Alberta continues to experience very low unemployment and overall prosperity. Despite these positive factors, the province is expected to face a drop in net migrants between now and the end of 2008 due in part to the increased house prices in Alberta and improved labour market conditions in other provinces. These factors will combine to reduce housing starts to 32,750 in 2008 and 29,000 in 2009, from 48,336 units in 2007. Following exceptional 30.7 per cent and 24.8 per cent gains in 2006 and 2007 respectively, growth in the average MLS® price is expected to slow to 1.1 per cent in 2008 and 2.8 per cent in 2009.

Since 2007, Saskatchewan has experienced a rebound in economic growth, strong job creation and a surge in net migration. This continues to contribute to strong housing demand within the province. Total housing starts reached 6,007 units in 2007, the highest level in 24 years. However, escalating costs will stabilize housing starts at 6,700 units this year and 5,750 units in 2009. The average MLS® price in Saskatchewan rose by 32.0 per cent during 2007 and is expected to clim y 29.0 per cent in 2008 and 6.7 per cent in 2009.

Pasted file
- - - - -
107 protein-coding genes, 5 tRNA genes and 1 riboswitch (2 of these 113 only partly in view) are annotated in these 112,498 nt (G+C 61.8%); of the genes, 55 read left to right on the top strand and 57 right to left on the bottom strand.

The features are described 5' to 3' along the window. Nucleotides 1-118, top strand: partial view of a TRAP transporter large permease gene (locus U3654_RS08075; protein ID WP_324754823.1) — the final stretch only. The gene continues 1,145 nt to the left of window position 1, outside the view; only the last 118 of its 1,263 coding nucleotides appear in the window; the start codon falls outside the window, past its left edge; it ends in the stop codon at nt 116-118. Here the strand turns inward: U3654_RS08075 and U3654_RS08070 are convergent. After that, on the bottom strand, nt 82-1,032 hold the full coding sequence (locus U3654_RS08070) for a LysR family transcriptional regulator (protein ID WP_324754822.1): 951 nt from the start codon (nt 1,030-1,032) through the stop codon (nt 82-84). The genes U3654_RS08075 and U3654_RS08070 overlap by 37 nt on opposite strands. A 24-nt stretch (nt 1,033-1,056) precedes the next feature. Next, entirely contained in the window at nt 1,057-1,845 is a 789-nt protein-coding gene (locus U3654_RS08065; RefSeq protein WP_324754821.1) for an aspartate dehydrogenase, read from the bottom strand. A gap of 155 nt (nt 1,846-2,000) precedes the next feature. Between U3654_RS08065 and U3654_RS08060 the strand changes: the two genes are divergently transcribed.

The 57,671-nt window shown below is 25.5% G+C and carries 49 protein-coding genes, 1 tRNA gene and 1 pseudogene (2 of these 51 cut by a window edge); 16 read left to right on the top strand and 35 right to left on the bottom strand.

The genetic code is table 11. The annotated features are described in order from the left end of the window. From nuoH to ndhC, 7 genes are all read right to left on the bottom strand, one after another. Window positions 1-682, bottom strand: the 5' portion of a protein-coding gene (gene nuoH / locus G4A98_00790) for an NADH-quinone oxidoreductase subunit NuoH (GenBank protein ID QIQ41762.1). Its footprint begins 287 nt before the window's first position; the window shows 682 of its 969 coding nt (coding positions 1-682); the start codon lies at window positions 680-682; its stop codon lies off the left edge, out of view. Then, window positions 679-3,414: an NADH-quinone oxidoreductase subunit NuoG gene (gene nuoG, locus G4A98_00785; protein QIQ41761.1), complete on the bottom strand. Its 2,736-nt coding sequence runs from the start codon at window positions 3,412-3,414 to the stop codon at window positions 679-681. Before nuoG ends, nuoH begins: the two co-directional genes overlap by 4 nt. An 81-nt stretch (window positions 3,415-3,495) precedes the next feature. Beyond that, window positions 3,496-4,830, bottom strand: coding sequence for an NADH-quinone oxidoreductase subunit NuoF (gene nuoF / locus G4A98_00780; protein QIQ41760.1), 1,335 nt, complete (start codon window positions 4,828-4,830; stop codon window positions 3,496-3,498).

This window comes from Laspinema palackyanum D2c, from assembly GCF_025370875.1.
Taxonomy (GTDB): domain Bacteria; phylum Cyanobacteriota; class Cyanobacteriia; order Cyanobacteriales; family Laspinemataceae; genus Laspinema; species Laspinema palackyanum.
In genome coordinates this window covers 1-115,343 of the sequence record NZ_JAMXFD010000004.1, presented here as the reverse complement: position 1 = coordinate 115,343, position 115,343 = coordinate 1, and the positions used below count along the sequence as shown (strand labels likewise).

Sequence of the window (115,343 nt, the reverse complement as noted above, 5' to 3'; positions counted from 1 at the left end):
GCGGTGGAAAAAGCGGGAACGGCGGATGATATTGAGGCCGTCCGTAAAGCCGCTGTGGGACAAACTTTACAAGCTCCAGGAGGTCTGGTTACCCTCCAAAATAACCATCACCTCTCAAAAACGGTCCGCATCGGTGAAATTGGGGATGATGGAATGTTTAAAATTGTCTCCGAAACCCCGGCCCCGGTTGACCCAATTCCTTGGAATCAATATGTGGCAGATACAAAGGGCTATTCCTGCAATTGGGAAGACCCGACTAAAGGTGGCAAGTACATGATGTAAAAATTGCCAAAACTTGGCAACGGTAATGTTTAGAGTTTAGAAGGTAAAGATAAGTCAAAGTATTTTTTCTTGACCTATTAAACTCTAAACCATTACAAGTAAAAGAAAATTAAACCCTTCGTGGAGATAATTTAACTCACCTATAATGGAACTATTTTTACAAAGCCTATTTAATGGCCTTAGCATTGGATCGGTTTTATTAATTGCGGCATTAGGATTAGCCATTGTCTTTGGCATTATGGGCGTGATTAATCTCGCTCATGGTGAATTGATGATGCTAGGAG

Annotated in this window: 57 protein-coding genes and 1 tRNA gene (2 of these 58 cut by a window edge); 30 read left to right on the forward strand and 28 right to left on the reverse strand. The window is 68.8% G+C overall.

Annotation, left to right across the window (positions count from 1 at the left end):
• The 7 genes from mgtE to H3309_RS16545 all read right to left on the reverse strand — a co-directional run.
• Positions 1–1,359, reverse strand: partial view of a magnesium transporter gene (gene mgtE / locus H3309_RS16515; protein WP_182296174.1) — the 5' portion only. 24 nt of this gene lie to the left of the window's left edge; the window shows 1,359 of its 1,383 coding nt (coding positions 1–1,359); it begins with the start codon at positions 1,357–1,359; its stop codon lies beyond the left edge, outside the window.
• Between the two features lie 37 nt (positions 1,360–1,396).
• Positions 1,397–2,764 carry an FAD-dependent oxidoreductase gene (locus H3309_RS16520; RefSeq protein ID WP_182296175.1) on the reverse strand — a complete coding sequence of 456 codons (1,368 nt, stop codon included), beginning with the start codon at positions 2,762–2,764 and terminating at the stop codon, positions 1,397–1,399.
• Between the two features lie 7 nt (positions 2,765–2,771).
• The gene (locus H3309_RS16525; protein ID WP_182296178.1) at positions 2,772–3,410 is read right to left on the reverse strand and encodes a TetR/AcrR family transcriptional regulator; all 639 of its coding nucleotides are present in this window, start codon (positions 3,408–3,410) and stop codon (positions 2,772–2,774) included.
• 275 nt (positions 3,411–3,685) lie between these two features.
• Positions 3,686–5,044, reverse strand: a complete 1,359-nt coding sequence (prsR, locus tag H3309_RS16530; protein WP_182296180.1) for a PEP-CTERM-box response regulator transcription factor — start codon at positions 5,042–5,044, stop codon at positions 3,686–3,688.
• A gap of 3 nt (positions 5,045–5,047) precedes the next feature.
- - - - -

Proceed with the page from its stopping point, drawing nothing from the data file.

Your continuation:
Manitoba's solid economic performance and tight labour market conditions have boosted net migration to levels not seen since 1982 and have contributed to healthy levels of new home construction. Total housing starts reached 5,738 units in 2007, the best performance in 20 years. Starts will edge down to 5,400 units in 2008 before rebounding to 5,550 in 2009. The average MLS® price in Manitoba increased 12.6 per cent in 2007 and will continue to increase by 14.1 per cent in 2008 and 7.8 per cent in 2009.

In Ontario, economic uncertainty, rising new housing prices and a greater selection of homes available in the resale market will result in fewer new home sales in 2008 and, by extension, a dip in new home starts in 2009. Housing starts will move up to 76,025 units in 2008 from 68,123 units last year due to pent-up demand; however starts will decrease to 65,000 units in 2009. The average MLS® price in Ontario rose by 7.6 per cent in 2007. For 2008 and 2009, the increases will be more modest at 2.8 per cent and 2.3 per cent respectively.